The Power of Inquiry


Inquiry focuses our attention.

As Goethe said, “We must plunge into experience and then reflect on the meaning of it. All reflection and no plunging drives us mad; all plunging and no reflection, and we are brutes."

Inquiry helps us learn.

As Edward Hubble comments, "Equipped with his five senses, man explores the universe around him and calls the adventure Science."

Inquiry opens us to uncertain outcomes.

Ayya Khema says, "If the whole universe can be found in our own body and mind, this is where we need to make our inquires. We all have the answers within ourselves, we just have not got in touch with them yet. The potential of finding the truth within requires faith in ourselves."

Inquiry asks us to have faith in new answers.

Thomas Merton writes:
"All theology is a kind of birthday
Each one who is born
Comes into the world as a question
For which old answers
Are not sufficient…"

Interestingly, quotes about inquiry are often from religion or science. For me, inquiry is at the heart of what it means to be human. It's like there's a thread running through us that holds everything together. We've gotten used to our unique pattern of loops, knots, and twists. We feel held and safe. Yet we are limited by the very thing that holds us together!

The thread is the self-image. It holds our movement patterns, our emotions, and our choices. If we start to inquire whether those knots really and truly have to be there, something opens up. What was tight becomes slack. What was twisted becomes smooth. Behavior and movement become pliable and spacious. Letting go of inner boundaries means re-threading the self-image into a new, less tangled version with fewer knots.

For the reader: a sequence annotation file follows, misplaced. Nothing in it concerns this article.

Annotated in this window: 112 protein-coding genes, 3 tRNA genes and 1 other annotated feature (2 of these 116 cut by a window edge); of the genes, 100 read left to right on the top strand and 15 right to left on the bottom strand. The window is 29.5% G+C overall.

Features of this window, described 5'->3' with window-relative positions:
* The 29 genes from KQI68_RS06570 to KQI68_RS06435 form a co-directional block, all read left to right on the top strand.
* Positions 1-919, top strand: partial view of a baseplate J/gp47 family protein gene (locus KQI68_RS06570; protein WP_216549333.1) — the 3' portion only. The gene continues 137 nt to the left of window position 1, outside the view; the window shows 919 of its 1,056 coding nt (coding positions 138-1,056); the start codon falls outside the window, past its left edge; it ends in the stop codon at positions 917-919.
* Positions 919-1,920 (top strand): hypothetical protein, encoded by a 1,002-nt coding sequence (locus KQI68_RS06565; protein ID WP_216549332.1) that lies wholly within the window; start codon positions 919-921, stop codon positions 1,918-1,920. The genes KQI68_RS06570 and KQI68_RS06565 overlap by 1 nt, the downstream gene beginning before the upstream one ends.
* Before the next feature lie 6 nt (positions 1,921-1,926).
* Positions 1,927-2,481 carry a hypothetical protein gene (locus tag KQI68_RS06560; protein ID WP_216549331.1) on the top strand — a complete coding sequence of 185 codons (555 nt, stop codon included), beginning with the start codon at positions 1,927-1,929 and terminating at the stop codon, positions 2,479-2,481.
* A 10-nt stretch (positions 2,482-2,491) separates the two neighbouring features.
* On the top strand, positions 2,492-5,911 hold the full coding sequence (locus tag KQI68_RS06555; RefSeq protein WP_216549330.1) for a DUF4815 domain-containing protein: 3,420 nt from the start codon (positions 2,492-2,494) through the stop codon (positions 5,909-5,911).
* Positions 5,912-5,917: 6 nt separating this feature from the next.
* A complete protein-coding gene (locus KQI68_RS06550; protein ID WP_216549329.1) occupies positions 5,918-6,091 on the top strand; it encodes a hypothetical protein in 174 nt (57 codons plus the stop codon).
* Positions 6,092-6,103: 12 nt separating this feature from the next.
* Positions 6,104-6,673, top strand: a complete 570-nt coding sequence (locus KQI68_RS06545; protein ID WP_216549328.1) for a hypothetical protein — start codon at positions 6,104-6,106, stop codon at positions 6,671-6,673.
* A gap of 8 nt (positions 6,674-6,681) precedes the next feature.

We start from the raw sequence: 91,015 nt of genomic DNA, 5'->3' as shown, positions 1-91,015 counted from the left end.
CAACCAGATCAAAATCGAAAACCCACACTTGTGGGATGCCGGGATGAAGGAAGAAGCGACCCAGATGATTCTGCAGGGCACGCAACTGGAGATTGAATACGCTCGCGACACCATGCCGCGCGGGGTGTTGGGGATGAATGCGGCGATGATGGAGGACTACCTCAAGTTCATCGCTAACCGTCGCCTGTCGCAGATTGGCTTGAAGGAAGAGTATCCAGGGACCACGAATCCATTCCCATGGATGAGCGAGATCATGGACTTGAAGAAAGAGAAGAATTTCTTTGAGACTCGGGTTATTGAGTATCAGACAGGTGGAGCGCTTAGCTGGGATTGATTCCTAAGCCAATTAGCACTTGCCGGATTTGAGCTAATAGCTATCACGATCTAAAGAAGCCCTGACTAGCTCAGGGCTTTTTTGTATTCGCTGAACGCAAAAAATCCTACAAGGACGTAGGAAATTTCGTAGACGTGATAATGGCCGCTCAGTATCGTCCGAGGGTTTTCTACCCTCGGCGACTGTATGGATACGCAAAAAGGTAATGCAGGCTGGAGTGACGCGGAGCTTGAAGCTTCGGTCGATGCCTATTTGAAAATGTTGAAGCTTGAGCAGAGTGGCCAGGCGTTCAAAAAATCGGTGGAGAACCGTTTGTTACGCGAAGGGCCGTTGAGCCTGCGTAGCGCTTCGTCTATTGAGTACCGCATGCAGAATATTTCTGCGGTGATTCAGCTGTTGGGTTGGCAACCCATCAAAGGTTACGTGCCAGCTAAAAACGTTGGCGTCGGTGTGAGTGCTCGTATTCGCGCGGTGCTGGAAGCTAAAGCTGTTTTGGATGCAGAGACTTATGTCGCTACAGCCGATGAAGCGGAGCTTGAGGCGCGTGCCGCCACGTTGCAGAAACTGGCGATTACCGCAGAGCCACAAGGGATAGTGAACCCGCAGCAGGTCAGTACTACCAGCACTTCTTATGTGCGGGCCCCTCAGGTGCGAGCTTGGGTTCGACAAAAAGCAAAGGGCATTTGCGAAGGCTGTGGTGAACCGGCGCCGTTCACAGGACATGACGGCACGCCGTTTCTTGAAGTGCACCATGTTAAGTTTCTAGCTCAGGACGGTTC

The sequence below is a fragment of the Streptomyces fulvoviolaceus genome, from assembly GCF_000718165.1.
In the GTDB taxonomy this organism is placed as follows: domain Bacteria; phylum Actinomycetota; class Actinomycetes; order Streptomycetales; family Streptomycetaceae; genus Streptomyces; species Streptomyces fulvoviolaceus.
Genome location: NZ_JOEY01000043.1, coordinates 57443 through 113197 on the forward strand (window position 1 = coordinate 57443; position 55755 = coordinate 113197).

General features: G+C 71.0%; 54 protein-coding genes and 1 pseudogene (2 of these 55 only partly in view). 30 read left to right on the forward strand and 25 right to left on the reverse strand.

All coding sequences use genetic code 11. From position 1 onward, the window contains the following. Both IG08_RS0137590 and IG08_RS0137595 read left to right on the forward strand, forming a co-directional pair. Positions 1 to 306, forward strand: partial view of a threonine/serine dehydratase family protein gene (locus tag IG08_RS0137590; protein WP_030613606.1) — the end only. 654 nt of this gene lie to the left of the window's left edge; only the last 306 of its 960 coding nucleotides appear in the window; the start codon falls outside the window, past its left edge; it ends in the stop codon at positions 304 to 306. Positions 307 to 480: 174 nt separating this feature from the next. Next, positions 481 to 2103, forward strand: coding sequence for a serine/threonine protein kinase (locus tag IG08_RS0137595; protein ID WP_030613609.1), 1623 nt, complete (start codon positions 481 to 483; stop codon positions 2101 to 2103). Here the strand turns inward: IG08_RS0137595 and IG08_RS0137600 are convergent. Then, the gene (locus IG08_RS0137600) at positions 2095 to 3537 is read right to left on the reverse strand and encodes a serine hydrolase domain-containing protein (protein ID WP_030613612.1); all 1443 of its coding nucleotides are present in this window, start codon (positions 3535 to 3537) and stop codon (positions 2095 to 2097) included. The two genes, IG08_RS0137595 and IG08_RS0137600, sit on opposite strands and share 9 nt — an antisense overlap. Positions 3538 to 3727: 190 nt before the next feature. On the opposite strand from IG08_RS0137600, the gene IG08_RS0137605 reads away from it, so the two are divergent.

Dr. Feldenkrais writes that,

"One has to set about learning to learn as is befitting for the most important business in human life; that is, with serenity but without solemnity, with patient objectivity and without compulsive seriousness. Clenching the fists, tensing the eyebrows, tightening the jaw are expressions of impotent effort. It is possible to succeed in spite of these faults only at the expense of truly healthy joy of living. Learning must be undertaken and is really profitable when the whole frame is held in a state where smiling can turn into laughter without interference, naturally, spontaneously."

We all know that old answers follow old, well-worn paths. So where do we get new answers? From new inspiration, new insight, and new connections. This means finding our own process of self-inquiry. All kinds of questions from all kinds of traditions help us stay in a state of learning. Try questions like, "What are you aware of? What do you notice? Where is your attention? Where do you feel light or heavy? Long or short? Which arm is smooth, which is clunky? Which foot is trusting, which foot is hesitating?" And keep asking.